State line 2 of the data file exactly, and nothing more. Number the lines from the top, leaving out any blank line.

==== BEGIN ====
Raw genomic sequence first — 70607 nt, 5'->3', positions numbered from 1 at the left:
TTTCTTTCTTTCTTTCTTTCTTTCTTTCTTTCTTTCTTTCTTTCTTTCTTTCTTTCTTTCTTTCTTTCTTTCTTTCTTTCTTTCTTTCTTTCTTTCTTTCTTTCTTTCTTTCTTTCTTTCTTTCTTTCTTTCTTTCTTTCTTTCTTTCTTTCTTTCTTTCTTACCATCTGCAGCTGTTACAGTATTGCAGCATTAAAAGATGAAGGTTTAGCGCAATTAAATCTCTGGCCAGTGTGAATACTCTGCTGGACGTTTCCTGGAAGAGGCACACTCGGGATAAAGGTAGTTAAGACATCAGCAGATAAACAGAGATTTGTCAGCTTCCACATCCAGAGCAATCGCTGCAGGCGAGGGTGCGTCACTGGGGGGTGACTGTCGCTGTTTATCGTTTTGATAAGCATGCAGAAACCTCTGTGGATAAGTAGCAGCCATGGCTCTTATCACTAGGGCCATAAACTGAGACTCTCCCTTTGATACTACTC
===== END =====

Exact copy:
TTTCTTTCTTTCTTTCTTTCTTTCTTTCTTTCTTTCTTTCTTTCTTTCTTTCTTTCTTTCTTTCTTTCTTTCTTTCTTTCTTTCTTTCTTTCTTTCTTTCTTTCTTTCTTTCTTTCTTTCTTTCTTTCTTTCTTTCTTTCTTTCTTTCTTTCTTTCTTTCTTACCATCTGCAGCTGTTACAGTATTGCAGCATTAAAAGATGAAGGTTTAGCGCAATTAAATCTCTGGCCAGTGTGAATACTCTGCTGGACGTTTCCTGGAAGAGGCACACTCGGGATAAAGGTAGTTAAGACATCAGCAGATAAACAGAGATTTGTCAGCTTCCACATCCAGAGCAATCGCTGCAGGCGAGGGTGCGTCACTGGGGGGTGACTGTCGCTGTTTATCGTTTTGATAAGCATGCAGAAACCTCTGTGGATAAGTAGCAGCCATGGCTCTTATCACTAGGGCCATAAACTGAGACTCTCCCTTTGATACTACTC